Archbishop Sean P. O'Malley has decided that proceeds from church properties sold under his plan to reduce the number of parishes in the archdiocese will go to the central fund of the Boston Archdiocese and not to the parishes left to take on Catholics displaced by the cutbacks.
In a Feb. 13 letter to all Boston priests, Bishop Richard G. Lennon, O'Malley's top deputy, wrote that the archbishop had decided to close the parishes through a canonical procedure known as suppression, which allows the sale proceeds to pay off the debts of the archdiocese.
Instead of formally closing, or suppressing, the parishes, Lennon said, O'Malley could have decided, under canon law, to merge them with a neighboring parish. That would have resulted in the proceeds from the sale of assets going to the new, merged parish.
"The archbishop has deliberately chosen the canonical procedure of suppression rather than that of merger," Lennon wrote in his letter, a copy of which was obtained by the Globe.
O'Malley has set a March 8 deadline for leaders from about 80 regional clusters of parishes to recommend which parishes should be shut down under the consolidation plan. Those recommendations will then be considered by two groups of higher church officials before they are submitted to O'Malley for his review.
When he outlined the need for parish closures in a December address, O'Malley made no reference to what would be done with proceeds from the sale of church properties.
The archbishiop plans to announce in April the total number of parishes that must be closed. The decision about which parishes will be shut down will be made over the year.
The Rev. Christopher J. Coyne, spokesman for the archdiocese, confirmed yesterday that all proceeds from the property sales will go to the central fund of the archdiocese. He said O'Malley and Lennon are aware that some parishioners might be distressed.
"People have got to know that this is not a land grab or a scheme of some sort," Coyne said. "We will be completely open to all parishioners as to where the money is coming from and where it is going."
He said it is not unusual for the archdiocese to close a parish through suppression, rather than merger. Since 1985, he said, the archdiocese has suppressed 33 parishes and merged 12.
Kathleen Heck, a lawyer recently hired by the archdiocese to coordinate its consolidation process, emphasized that suppression also means that the archdiocese is taking on the debts and other expenses left behind by the closed parishes. She said that some parish leaders have already indicated relief that the burden of the debts, some substantial, will be lifted.
But O'Malley's decision disappointed and angered others concerned about the parish consolidation plan. Mayor Thomas M. Menino, Secretary of State William F. Galvin, and officials from the Voice of the Faithful, a Catholic lay group, said they were disappointed that the archdiocese had not, until now, revealed what would be done with the proceeds of property sales.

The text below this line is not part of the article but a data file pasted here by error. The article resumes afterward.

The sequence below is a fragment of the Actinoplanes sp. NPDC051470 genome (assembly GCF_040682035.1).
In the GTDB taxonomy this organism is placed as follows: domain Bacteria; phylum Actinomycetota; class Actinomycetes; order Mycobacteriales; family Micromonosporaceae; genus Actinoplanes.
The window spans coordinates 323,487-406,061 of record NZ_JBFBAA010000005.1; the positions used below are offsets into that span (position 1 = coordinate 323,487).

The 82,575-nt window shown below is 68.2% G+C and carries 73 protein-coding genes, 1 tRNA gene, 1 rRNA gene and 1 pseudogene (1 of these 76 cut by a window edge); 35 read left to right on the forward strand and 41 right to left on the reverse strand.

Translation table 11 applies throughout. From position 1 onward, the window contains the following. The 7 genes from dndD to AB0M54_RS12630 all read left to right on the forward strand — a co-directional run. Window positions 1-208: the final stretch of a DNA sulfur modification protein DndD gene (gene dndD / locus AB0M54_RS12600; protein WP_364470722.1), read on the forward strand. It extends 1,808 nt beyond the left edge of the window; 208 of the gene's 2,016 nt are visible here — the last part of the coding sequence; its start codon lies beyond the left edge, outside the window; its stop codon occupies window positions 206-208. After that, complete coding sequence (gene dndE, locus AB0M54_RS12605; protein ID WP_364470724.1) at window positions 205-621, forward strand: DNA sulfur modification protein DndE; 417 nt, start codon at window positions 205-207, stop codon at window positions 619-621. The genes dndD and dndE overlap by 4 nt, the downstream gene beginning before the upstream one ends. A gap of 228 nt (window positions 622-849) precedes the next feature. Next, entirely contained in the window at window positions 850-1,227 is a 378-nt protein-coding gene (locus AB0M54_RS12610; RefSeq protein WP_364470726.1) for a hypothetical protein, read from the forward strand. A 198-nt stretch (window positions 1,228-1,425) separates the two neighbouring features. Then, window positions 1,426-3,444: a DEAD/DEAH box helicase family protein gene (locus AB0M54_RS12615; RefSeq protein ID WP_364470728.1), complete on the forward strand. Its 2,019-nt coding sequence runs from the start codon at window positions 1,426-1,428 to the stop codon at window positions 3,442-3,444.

"This is the first I've heard of where the money is going to go, and that upsets me," Menino said. "Families have been going to these churches for years, and now they hear that they're going to close and the buildings are being sold off."
Galvin called on O'Malley to explain publicly why he had decided to suppress rather than merge the parishes to be closed.
"What has been said so far has implied that this reconfiguration process will end up strengthening the resources of the surviving parishes," he said. "That's a deceit to the people in the pews if the money is going to unknown purposes of the central fund."
David L. Castaldi, a key financial adviser to Voice of the Faithful, said that he had urged three members of O'Malley's inner circle to make the public aware of the financial consequences of the plan to suppress parishes.
"I personally support the decision to close the churches through suppression and as a result have the funds go to the central fund," Castaldi said. "I also support the decision of the archbishop to use these funds for the greater purposes of the archdiocese.
"But if we are to regain the trust of parishioners, then important steps like this one have to be shared with people from the outset, no matter how painful or sensitive they might be," he said.
Castaldi said the archdiocese must be open with parishioners. "The `court of [Catholic] public opinion' would make it extremely difficult for any bishop in any diocese, especially in Boston, to use a geographic parish's money for `central fund' purposes without substantial consultation with the laity in the involved communities," he wrote in a report on his group's website.
Stephen Kurkjian can be reached at firstname.lastname@example.org.